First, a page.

Let’s admit it, Radovan Karadzic, arrested for war crimes, after twelve years on the run, is different. For one, he looks different from all the other criminals–the stocky, greasy Balkan politicians; the pudgy unshaven generals; the foxy-eyed thugs, the taxi drivers turned secret policemen. Karadzic is a tall, well-built man with a strong chin and large eyes. His wild, graying mane makes him look more like a rock star than a politician. One could easily imagine him onstage, microphone in hand. In fact, he often appeared that way–although not in the capacity of a rock star. He had a personal flair, a certain charisma. Now, looking at the latest, rather ridiculous photos of the bearded old man who was taken into custody, it is hard to believe all that.
His life story is surely material for a movie–a guy born in a tiny Montenegrin village who made it to the city of Sarajevo, to a university, to fame as a poet and, finally, to President of the Republika Srpska–and fame as one of the world’s most wanted war criminals. Combining the traditional characters of hajduk (robber) and guslar (poet), Karadzic was known to recite epic verses while accompanying himself on a stringed instrument. But all his intellectual achievements were insufficient: what he wanted was power. Karadzic became a war criminal out of sheer vanity. Vanity itself is not a crime, unless it pushes you in the position where you can–and indeed, you do–order the extermination of almost 8,000 Muslim men in Srebrenica in 1995, to mention only one of his offenses against humanity.
Whenever I think of Radovan Karadzic, one picture remains my mind. It is from a documentary shot during the siege of Sarajevo, in which he arrives at Pale, on a hill above Sarajevo, from which the military of Republika Srpska was shelling the city. Karadzic arrives with a guest, the Russian poet Eduard Limonov. Besieged Sarajevo lies in the valley below, and they can clearly see every building, every street, every tree: an ideal position for shooting. Dressed in a black coat, with a shawl around his neck to ward off the winter chill, Karadzic gallantly offers his guest and a fellow poet a “special treat” befitting an arbiter of life and death. He asks Limonov to try a shot from a machine gun pointed at the city. Just like that; just for fun. Just like in the movies, when a king offers a gun to his guest to shoot the wild beasts. Only down in that besieged city are not beasts, but people.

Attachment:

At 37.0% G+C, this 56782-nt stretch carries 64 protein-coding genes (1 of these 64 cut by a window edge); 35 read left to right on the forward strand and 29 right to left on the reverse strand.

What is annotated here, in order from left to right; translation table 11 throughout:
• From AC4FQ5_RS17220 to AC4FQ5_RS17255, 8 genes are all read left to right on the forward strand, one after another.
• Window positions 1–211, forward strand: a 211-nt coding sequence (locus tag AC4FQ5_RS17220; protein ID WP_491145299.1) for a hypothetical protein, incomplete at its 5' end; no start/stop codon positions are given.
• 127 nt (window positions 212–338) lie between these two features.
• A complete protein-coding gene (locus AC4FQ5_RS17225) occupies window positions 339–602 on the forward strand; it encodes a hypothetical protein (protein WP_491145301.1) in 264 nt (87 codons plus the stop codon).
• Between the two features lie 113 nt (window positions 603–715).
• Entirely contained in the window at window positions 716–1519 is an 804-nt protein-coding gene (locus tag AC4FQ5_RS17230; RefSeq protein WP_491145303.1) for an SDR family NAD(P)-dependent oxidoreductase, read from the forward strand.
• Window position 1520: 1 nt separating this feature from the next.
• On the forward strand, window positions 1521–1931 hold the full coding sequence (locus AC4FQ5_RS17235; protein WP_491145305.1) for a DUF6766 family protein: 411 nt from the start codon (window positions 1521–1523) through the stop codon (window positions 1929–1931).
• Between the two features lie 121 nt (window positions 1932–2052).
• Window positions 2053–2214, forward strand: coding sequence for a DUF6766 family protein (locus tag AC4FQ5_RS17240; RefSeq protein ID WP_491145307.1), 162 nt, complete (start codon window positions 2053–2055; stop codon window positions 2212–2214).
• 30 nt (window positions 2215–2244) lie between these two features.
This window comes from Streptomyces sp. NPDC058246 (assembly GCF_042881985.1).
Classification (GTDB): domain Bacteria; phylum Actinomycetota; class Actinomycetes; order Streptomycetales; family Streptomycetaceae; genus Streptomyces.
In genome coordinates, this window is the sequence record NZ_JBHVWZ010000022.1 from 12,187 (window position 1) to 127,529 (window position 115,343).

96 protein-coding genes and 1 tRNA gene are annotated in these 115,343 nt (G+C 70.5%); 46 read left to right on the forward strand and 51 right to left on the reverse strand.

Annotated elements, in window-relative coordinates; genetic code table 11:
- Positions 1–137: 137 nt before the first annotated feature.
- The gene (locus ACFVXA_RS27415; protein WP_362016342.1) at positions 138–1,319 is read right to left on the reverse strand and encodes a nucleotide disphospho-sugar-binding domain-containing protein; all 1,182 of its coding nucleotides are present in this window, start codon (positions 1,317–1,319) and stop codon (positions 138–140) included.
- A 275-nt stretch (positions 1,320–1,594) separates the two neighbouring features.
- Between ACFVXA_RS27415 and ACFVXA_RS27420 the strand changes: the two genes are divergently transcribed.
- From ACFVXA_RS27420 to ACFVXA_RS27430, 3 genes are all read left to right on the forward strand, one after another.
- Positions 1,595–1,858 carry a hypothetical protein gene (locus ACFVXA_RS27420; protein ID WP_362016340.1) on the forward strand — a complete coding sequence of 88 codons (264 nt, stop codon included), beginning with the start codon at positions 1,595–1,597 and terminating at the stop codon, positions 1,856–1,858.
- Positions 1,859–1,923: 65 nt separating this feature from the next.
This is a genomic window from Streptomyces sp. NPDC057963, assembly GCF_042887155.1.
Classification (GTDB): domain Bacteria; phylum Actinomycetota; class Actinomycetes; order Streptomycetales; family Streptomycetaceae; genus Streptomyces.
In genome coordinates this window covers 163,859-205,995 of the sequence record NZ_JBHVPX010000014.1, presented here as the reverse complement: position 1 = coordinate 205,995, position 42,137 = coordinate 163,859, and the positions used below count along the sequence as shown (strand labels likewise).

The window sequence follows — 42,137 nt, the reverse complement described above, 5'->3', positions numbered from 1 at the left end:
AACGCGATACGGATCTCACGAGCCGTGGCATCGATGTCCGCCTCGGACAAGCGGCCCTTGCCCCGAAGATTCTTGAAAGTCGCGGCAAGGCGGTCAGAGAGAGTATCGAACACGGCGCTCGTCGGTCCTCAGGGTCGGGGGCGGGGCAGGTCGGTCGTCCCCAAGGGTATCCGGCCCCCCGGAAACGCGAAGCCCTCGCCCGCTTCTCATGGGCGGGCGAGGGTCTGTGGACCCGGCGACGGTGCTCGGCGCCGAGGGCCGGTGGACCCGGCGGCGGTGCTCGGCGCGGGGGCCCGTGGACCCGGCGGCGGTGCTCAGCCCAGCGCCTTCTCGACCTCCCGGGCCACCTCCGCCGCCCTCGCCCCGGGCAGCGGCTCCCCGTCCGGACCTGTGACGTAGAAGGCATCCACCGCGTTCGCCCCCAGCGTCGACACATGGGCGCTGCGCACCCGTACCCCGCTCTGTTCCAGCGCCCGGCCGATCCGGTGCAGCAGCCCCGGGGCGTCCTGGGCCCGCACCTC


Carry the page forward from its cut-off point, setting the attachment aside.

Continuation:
Limonov takes the challenge, kneels behind a machine gun and shoots. Everyone is delighted: this man is one of them! Despite the fact that he is a poet, he is not a sissy. Like their own poet, Limonov proved he was a real man–as if to be a poet in the Balkans–or to be a psychiatrist or intellectual, for that matter–doesn’t really count. Then the two of them drink sljivovica with the soldiers and dine on roasted pig, apparently unconcerned about whether Limonov shot someone or not.
How is it that an intellectual, poet and psychiatrist like Karadzic could do such a thing? It took me time to understand that this is the wrong question. It is wrong because it takes for granted that people like this–the educated ones, the sophisticated ones, the artists, for God’s sake–should know better. Don’t they have higher moral standards that ordinary people? The answer is no.